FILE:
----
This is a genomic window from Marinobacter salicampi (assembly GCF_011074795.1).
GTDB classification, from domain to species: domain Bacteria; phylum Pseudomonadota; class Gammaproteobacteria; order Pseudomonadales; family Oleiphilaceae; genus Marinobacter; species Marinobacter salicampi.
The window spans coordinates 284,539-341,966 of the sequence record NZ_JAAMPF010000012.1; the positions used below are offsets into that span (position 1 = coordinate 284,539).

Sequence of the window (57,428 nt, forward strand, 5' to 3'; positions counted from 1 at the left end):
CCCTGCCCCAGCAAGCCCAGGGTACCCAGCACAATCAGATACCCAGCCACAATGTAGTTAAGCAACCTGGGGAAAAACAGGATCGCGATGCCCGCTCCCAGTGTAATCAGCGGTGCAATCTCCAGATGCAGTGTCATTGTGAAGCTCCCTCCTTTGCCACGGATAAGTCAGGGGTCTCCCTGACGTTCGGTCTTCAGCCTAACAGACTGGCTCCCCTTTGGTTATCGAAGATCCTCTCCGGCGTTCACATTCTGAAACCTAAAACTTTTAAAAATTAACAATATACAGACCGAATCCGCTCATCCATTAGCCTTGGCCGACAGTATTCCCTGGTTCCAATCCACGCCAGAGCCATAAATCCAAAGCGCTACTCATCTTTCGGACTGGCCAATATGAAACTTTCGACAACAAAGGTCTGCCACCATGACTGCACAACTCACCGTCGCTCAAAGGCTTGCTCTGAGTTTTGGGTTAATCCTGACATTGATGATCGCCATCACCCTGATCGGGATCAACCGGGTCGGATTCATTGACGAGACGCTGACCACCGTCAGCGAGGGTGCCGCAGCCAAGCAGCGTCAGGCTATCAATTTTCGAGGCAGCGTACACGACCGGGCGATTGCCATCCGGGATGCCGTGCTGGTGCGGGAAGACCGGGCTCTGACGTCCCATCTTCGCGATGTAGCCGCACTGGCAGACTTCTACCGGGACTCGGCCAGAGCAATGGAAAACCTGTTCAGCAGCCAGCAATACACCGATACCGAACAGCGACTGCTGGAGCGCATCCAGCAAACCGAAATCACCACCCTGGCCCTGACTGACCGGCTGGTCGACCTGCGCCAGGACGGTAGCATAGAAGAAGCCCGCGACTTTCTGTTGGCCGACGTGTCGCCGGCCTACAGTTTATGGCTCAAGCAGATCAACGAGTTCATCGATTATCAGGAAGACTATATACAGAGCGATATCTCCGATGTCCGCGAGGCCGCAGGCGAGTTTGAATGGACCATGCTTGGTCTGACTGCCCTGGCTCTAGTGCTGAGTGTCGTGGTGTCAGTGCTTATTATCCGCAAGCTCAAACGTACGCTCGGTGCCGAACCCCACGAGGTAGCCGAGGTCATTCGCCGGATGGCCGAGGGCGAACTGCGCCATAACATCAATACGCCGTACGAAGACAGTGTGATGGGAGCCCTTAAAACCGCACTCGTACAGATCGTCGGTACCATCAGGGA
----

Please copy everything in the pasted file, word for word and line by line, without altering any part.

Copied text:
This is a genomic window from Marinobacter salicampi (assembly GCF_011074795.1).
GTDB classification, from domain to species: domain Bacteria; phylum Pseudomonadota; class Gammaproteobacteria; order Pseudomonadales; family Oleiphilaceae; genus Marinobacter; species Marinobacter salicampi.
The window spans coordinates 284,539-341,966 of the sequence record NZ_JAAMPF010000012.1; the positions used below are offsets into that span (position 1 = coordinate 284,539).

Sequence of the window (57,428 nt, forward strand, 5' to 3'; positions counted from 1 at the left end):
CCCTGCCCCAGCAAGCCCAGGGTACCCAGCACAATCAGATACCCAGCCACAATGTAGTTAAGCAACCTGGGGAAAAACAGGATCGCGATGCCCGCTCCCAGTGTAATCAGCGGTGCAATCTCCAGATGCAGTGTCATTGTGAAGCTCCCTCCTTTGCCACGGATAAGTCAGGGGTCTCCCTGACGTTCGGTCTTCAGCCTAACAGACTGGCTCCCCTTTGGTTATCGAAGATCCTCTCCGGCGTTCACATTCTGAAACCTAAAACTTTTAAAAATTAACAATATACAGACCGAATCCGCTCATCCATTAGCCTTGGCCGACAGTATTCCCTGGTTCCAATCCACGCCAGAGCCATAAATCCAAAGCGCTACTCATCTTTCGGACTGGCCAATATGAAACTTTCGACAACAAAGGTCTGCCACCATGACTGCACAACTCACCGTCGCTCAAAGGCTTGCTCTGAGTTTTGGGTTAATCCTGACATTGATGATCGCCATCACCCTGATCGGGATCAACCGGGTCGGATTCATTGACGAGACGCTGACCACCGTCAGCGAGGGTGCCGCAGCCAAGCAGCGTCAGGCTATCAATTTTCGAGGCAGCGTACACGACCGGGCGATTGCCATCCGGGATGCCGTGCTGGTGCGGGAAGACCGGGCTCTGACGTCCCATCTTCGCGATGTAGCCGCACTGGCAGACTTCTACCGGGACTCGGCCAGAGCAATGGAAAACCTGTTCAGCAGCCAGCAATACACCGATACCGAACAGCGACTGCTGGAGCGCATCCAGCAAACCGAAATCACCACCCTGGCCCTGACTGACCGGCTGGTCGACCTGCGCCAGGACGGTAGCATAGAAGAAGCCCGCGACTTTCTGTTGGCCGACGTGTCGCCGGCCTACAGTTTATGGCTCAAGCAGATCAACGAGTTCATCGATTATCAGGAAGACTATATACAGAGCGATATCTCCGATGTCCGCGAGGCCGCAGGCGAGTTTGAATGGACCATGCTTGGTCTGACTGCCCTGGCTCTAGTGCTGAGTGTCGTGGTGTCAGTGCTTATTATCCGCAAGCTCAAACGTACGCTCGGTGCCGAACCCCACGAGGTAGCCGAGGTCATTCGCCGGATGGCCGAGGGCGAACTGCGCCATAACATCAATACGCCGTACGAAGACAGTGTGATGGGAGCCCTTAAAACCGCACTCGTACAGATCGTCGGTACCATCAGGGA